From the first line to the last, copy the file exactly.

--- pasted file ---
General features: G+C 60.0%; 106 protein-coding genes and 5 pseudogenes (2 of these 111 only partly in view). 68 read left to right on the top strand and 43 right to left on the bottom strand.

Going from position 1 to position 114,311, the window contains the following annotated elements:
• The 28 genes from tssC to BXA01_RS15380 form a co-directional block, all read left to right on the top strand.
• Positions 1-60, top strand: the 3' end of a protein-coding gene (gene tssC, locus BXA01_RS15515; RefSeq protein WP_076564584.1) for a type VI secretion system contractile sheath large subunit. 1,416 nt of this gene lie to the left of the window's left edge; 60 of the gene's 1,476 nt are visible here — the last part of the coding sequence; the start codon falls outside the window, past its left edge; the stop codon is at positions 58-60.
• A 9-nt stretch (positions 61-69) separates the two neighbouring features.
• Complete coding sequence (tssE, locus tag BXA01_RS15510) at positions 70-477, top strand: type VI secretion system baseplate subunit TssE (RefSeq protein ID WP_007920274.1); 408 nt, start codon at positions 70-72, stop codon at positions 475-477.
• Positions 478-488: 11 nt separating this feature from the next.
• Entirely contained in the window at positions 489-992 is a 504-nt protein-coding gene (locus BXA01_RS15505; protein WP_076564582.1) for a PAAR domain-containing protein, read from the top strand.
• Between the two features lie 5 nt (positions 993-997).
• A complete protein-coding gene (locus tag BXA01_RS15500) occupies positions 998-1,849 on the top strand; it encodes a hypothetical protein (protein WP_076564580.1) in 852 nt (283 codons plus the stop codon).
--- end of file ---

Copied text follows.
General features: G+C 60.0%; 106 protein-coding genes and 5 pseudogenes (2 of these 111 only partly in view). 68 read left to right on the top strand and 43 right to left on the bottom strand.

Going from position 1 to position 114,311, the window contains the following annotated elements:
• The 28 genes from tssC to BXA01_RS15380 form a co-directional block, all read left to right on the top strand.
• Positions 1-60, top strand: the 3' end of a protein-coding gene (gene tssC, locus BXA01_RS15515; RefSeq protein WP_076564584.1) for a type VI secretion system contractile sheath large subunit. 1,416 nt of this gene lie to the left of the window's left edge; 60 of the gene's 1,476 nt are visible here — the last part of the coding sequence; the start codon falls outside the window, past its left edge; the stop codon is at positions 58-60.
• A 9-nt stretch (positions 61-69) separates the two neighbouring features.
• Complete coding sequence (tssE, locus tag BXA01_RS15510) at positions 70-477, top strand: type VI secretion system baseplate subunit TssE (RefSeq protein ID WP_007920274.1); 408 nt, start codon at positions 70-72, stop codon at positions 475-477.
• Positions 478-488: 11 nt separating this feature from the next.
• Entirely contained in the window at positions 489-992 is a 504-nt protein-coding gene (locus BXA01_RS15505; protein WP_076564582.1) for a PAAR domain-containing protein, read from the top strand.
• Between the two features lie 5 nt (positions 993-997).
• A complete protein-coding gene (locus tag BXA01_RS15500) occupies positions 998-1,849 on the top strand; it encodes a hypothetical protein (protein WP_076564580.1) in 852 nt (283 codons plus the stop codon).